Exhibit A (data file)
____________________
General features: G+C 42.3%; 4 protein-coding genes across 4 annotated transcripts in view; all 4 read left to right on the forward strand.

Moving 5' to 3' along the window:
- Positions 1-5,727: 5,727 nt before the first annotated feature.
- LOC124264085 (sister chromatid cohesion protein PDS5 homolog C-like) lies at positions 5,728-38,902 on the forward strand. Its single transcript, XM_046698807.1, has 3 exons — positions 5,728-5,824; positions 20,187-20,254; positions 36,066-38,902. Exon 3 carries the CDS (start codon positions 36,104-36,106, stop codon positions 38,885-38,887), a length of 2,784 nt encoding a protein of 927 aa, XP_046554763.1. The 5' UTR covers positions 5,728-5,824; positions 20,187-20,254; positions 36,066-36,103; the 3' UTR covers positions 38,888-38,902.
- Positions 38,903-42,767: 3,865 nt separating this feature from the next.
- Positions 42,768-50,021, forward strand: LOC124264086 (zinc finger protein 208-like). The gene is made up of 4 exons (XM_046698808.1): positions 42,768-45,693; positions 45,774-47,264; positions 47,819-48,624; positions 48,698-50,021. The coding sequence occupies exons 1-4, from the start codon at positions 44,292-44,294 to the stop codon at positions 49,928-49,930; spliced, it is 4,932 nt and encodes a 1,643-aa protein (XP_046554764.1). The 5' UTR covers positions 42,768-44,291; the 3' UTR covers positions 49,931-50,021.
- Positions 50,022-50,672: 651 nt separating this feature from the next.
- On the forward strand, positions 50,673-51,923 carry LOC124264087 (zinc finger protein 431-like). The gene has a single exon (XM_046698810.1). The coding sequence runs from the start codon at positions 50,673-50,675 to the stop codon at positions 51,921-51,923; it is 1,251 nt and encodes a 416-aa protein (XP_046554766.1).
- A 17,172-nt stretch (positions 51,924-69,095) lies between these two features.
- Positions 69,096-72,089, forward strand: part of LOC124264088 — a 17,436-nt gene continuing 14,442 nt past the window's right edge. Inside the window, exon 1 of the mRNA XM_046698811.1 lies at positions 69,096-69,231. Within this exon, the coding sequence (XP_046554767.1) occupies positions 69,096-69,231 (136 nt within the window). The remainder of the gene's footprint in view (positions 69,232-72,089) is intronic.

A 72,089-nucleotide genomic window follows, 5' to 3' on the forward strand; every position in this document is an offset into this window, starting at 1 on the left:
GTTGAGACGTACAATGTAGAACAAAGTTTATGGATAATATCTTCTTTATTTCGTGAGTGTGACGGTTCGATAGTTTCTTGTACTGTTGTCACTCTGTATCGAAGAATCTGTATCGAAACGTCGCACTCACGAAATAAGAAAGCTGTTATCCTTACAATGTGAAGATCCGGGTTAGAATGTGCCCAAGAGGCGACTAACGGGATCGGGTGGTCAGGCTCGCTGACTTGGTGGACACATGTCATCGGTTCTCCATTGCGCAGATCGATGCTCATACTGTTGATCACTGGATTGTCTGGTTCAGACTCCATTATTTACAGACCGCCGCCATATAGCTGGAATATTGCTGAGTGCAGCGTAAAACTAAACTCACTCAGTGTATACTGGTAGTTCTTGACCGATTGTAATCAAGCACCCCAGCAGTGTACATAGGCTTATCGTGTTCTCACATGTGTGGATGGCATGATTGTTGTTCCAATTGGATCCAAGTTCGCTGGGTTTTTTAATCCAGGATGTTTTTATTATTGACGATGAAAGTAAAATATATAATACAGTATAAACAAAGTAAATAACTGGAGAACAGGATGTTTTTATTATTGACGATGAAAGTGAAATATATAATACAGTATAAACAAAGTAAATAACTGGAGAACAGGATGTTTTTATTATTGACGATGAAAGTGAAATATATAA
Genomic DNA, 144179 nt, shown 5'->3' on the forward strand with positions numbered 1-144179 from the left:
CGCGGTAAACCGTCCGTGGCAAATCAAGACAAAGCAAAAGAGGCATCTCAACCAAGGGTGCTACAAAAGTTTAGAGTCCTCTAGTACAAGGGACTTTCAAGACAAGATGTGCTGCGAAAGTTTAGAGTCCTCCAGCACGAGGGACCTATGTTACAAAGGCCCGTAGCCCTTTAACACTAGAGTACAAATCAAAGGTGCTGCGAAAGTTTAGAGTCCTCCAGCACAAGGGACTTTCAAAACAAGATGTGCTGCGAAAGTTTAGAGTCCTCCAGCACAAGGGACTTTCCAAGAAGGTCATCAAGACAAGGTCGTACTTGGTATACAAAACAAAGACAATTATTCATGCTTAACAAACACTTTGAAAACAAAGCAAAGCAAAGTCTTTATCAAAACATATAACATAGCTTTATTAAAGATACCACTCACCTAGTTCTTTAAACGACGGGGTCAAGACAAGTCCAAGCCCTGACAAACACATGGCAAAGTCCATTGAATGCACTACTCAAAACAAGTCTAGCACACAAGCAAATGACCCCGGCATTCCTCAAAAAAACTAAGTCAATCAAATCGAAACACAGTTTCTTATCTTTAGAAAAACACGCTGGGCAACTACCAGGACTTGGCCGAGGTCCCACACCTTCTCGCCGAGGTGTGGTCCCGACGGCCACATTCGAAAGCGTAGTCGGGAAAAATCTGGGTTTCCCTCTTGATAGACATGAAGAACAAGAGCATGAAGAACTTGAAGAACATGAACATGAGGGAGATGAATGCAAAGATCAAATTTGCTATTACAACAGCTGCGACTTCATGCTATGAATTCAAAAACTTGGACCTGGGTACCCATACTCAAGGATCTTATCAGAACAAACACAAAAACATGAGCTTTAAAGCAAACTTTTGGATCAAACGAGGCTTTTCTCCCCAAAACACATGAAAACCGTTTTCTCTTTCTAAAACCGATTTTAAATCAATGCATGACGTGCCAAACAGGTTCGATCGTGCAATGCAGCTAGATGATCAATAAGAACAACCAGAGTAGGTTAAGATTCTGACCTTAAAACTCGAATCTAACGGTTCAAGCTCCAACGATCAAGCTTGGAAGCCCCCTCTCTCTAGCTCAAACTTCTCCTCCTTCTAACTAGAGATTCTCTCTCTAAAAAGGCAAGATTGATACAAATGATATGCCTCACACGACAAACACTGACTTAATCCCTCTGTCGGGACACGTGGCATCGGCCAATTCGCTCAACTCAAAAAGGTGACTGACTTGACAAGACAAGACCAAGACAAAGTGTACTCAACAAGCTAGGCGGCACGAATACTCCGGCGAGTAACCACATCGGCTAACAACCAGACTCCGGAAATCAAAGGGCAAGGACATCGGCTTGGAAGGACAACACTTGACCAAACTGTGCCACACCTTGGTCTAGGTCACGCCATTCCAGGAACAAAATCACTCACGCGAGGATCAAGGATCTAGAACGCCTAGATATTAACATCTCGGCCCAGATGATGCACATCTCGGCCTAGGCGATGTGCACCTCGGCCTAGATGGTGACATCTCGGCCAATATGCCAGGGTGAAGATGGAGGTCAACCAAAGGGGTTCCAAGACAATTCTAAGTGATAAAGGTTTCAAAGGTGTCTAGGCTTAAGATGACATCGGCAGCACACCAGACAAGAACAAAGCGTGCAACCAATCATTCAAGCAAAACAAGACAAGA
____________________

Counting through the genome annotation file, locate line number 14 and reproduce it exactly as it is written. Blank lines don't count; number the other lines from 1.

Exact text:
CGCGGTAAACCGTCCGTGGCAAATCAAGACAAAGCAAAAGAGGCATCTCAACCAAGGGTGCTACAAAAGTTTAGAGTCCTCTAGTACAAGGGACTTTCAAGACAAGATGTGCTGCGAAAGTTTAGAGTCCTCCAGCACGAGGGACCTATGTTACAAAGGCCCGTAGCCCTTTAACACTAGAGTACAAATCAAAGGTGCTGCGAAAGTTTAGAGTCCTCCAGCACAAGGGACTTTCAAAACAAGATGTGCTGCGAAAGTTTAGAGTCCTCCAGCACAAGGGACTTTCCAAGAAGGTCATCAAGACAAGGTCGTACTTGGTATACAAAACAAAGACAATTATTCATGCTTAACAAACACTTTGAAAACAAAGCAAAGCAAAGTCTTTATCAAAACATATAACATAGCTTTATTAAAGATACCACTCACCTAGTTCTTTAAACGACGGGGTCAAGACAAGTCCAAGCCCTGACAAACACATGGCAAAGTCCATTGAATGCACTACTCAAAACAAGTCTAGCACACAAGCAAATGACCCCGGCATTCCTCAAAAAAACTAAGTCAATCAAATCGAAACACAGTTTCTTATCTTTAGAAAAACACGCTGGGCAACTACCAGGACTTGGCCGAGGTCCCACACCTTCTCGCCGAGGTGTGGTCCCGACGGCCACATTCGAAAGCGTAGTCGGGAAAAATCTGGGTTTCCCTCTTGATAGACATGAAGAACAAGAGCATGAAGAACTTGAAGAACATGAACATGAGGGAGATGAATGCAAAGATCAAATTTGCTATTACAACAGCTGCGACTTCATGCTATGAATTCAAAAACTTGGACCTGGGTACCCATACTCAAGGATCTTATCAGAACAAACACAAAAACATGAGCTTTAAAGCAAACTTTTGGATCAAACGAGGCTTTTCTCCCCAAAACACATGAAAACCGTTTTCTCTTTCTAAAACCGATTTTAAATCAATGCATGACGTGCCAAACAGGTTCGATCGTGCAATGCAGCTAGATGATCAATAAGAACAACCAGAGTAGGTTAAGATTCTGACCTTAAAACTCGAATCTAACGGTTCAAGCTCCAACGATCAAGCTTGGAAGCCCCCTCTCTCTAGCTCAAACTTCTCCTCCTTCTAACTAGAGATTCTCTCTCTAAAAAGGCAAGATTGATACAAATGATATGCCTCACACGACAAACACTGACTTAATCCCTCTGTCGGGACACGTGGCATCGGCCAATTCGCTCAACTCAAAAAGGTGACTGACTTGACAAGACAAGACCAAGACAAAGTGTACTCAACAAGCTAGGCGGCACGAATACTCCGGCGAGTAACCACATCGGCTAACAACCAGACTCCGGAAATCAAAGGGCAAGGACATCGGCTTGGAAGGACAACACTTGACCAAACTGTGCCACACCTTGGTCTAGGTCACGCCATTCCAGGAACAAAATCACTCACGCGAGGATCAAGGATCTAGAACGCCTAGATATTAACATCTCGGCCCAGATGATGCACATCTCGGCCTAGGCGATGTGCACCTCGGCCTAGATGGTGACATCTCGGCCAATATGCCAGGGTGAAGATGGAGGTCAACCAAAGGGGTTCCAAGACAATTCTAAGTGATAAAGGTTTCAAAGGTGTCTAGGCTTAAGATGACATCGGCAGCACACCAGACAAGAACAAAGCGTGCAACCAATCATTCAAGCAAAACAAGACAAGA